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Miami, that boggling town, is in love. It doesn't fall in love all that often, being the wary, conned-out kind of place that it is, but it's in love with Howard Schnellenberger. For years the longest name in football coaching—15, count 'em, 15 letters—Schnellenberger is now the hottest. Not since Don Shula has Miami been so smitten.
Right now Schnellenberger's in love with Miami, too. He'd have to be to keep turning down the money other places keep shoving at him to come coach. He stays because of love—he loves the town, he loves the University of Miami, his glamorous working wife, Beverlee, loves the local real estate market—and because he has a team that thinks it can beat No. 1 Nebraska in the Orange Bowl on Jan. 2. What he doesn't have is any more tickets for the game, so don't ask.
Miami thinks it can beat Nebraska because it believes in Schnellenberger. The Hurricanes were created in his image. Tony Fitzpatrick, the feisty, vital middle guard whom nobody in the country recruited except Liberty Baptist College and Schnellenberger, has set a speed record for recovering from a torn biceps tendon in his left arm just so he can line up against the dreaded Cornhuskers and their 545-yards-and-a-crowd-of-busted-bodies offense. Fitzpatrick dreads facing the Huskers the way a hungry soldier dreads the mess hall. He says it's "the dream of my life come true."
But does he really believe 11-point-underdog Miami has a chance? Fitzpatrick smiles the same tight-lipped smile Schnellenberger smiles—except with Schnellenberger you can't see the lips, only the corners of his Captain Kangaroo mustache lifting. It's the smile people smile when they know something you don't know. Fitzpatrick says he "can hardly wait" to hear Schnellenberger's inspirational—and always eminently believable—remarks the week of the game.
Everybody believes Schnellenberger. And why not? In the first place, he keeps doing whatever he says he's going to do. Two years ago, before Miami's nationally televised game against Notre Dame, ABC proposed that Schnellenberger allow a camera into the Hurricanes' dressing room at halftime to record his remarks. Schnellenberger demurred. He said, "It could be pretty lopsided by half-time." The ABC producer said he could sympathize with that, with Miami playing fabled Notre Dame and all.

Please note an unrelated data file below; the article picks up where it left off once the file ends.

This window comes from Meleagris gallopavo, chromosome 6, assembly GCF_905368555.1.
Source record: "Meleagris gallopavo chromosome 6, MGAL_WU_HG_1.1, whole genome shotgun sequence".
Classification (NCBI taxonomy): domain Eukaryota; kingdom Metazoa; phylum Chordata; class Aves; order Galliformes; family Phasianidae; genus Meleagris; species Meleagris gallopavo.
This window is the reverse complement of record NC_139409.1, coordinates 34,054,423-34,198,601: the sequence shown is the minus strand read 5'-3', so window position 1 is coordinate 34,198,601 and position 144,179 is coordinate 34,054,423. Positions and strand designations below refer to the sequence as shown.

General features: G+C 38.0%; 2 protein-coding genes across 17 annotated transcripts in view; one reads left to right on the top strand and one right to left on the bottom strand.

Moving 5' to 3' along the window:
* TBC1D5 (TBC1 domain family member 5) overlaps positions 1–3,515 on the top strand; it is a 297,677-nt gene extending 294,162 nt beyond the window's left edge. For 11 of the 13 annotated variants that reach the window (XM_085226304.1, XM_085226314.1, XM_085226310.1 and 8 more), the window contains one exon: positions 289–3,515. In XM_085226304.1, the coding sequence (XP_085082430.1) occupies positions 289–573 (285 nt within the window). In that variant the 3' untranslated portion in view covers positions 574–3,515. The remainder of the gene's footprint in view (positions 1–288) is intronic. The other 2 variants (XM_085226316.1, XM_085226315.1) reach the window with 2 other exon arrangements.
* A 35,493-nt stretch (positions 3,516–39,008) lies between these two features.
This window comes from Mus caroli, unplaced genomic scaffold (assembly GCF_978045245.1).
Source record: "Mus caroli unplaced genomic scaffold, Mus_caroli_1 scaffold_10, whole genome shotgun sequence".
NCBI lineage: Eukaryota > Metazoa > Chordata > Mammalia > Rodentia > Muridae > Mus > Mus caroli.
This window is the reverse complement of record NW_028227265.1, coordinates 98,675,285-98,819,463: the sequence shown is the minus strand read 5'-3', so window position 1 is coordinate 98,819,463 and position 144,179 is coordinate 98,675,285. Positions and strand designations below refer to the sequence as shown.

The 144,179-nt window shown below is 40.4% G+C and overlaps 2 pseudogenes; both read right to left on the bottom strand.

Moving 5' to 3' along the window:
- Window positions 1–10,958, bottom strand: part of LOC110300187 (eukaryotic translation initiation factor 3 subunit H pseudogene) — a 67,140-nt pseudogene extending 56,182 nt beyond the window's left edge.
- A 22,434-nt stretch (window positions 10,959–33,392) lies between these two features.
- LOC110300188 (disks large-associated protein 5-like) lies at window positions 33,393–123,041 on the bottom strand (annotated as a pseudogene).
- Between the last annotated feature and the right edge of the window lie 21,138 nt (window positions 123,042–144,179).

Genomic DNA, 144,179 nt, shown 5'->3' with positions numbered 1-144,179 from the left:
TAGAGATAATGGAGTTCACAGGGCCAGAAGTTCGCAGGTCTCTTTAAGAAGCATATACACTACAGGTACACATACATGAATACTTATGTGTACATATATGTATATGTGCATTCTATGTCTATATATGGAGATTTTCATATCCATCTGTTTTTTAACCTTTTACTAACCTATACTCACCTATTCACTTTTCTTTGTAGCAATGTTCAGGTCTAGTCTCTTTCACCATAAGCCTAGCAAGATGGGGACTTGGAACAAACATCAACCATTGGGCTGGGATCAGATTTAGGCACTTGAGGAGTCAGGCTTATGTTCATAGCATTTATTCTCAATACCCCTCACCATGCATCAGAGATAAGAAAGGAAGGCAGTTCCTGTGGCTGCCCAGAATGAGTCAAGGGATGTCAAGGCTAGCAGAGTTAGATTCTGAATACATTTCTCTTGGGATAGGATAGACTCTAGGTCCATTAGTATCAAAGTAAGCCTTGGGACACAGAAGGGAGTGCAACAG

"No," said Schnellenberger, "I mean we might be so far ahead I might not have to say anything." The corners of his mustache lifted. The producer said he would tape Schnellenberger's pregame remarks. Miami led 30-6 at the half and won 37-15.
When Schnellenberger arrived on campus in 1979, the Hurricanes had had a losing record in eight of their last 10 seasons. Since then they've gone 40-16. This season, after opening with a 28-3 loss at Florida, Miami has reeled off 10 straight victories and climbed to No. 4 in the nation. And at home the Hurricanes have been a dreadnought under Schnellenberger, winning 24 of 26 games there, including two routs of Notre Dame and a stunning 1981 upset of then top-ranked Penn State. The Orange Bowl—need Nebraska be reminded?—is, of course, home for the Hurricanes.
In the second place, Schnellenberger looks like a guy who does what he says he's going to do. He's not the steely, slick Kirk Douglas type Shula is; he's the hard-eyed, rough-hewn, slightly disheveled John Wayne type you would follow into Comanche territory if you could ride in his horse's shadow. Schnellenberger fits the Bear Bryant image better than anyone you'll find, which is understandable because Schnellenberger played for two years under Bryant at Kentucky and coached under him for five years at Alabama. Moreover, he smokes a pipe, the eternal symbol, Schnellenberger says, mustache dancing, "of maturity, patience and tolerance. Did you ever meet a pipe smoker you couldn't trust?"
Schnellenberger easily rivals Shula as the most visible man in Miami—or, as he puts it during the recruiting season, "the State of Miami." The State of Miami includes portions of Florida he "annexed, one by one, in the still of the night" from bitter rival University of Florida. Among the purloined territories are Tampa, Orlando and Daytona Beach. They're some of the richest areas in the nation for high school football talent, and Miami now mines them for 85% of its players, compared with 30% a decade ago. How did the Gators take this annexation? "Lying down," says Schnellenberger.
Even more than Shula, Schnellenberger involves himself in the entire Miami scene, especially the charities—Easter Seal telethons (as chairman), Boy Scout recruiting, programs for drug-dependency groups and the ailing aged, and, his favorite, the Partners for Youth program that has raised $1 million for disadvantaged kids. Lately, university President Tad Foote has been using Schnellenberger to recruit honor students for the school. Two weeks ago he addressed 400 of them in New York City. "By comparison, Shula is a one-dimensional guy," says a mutual friend. "A great coach, but all football and very commercial. Howard will sell you Miami. Shula will sell you a Ford."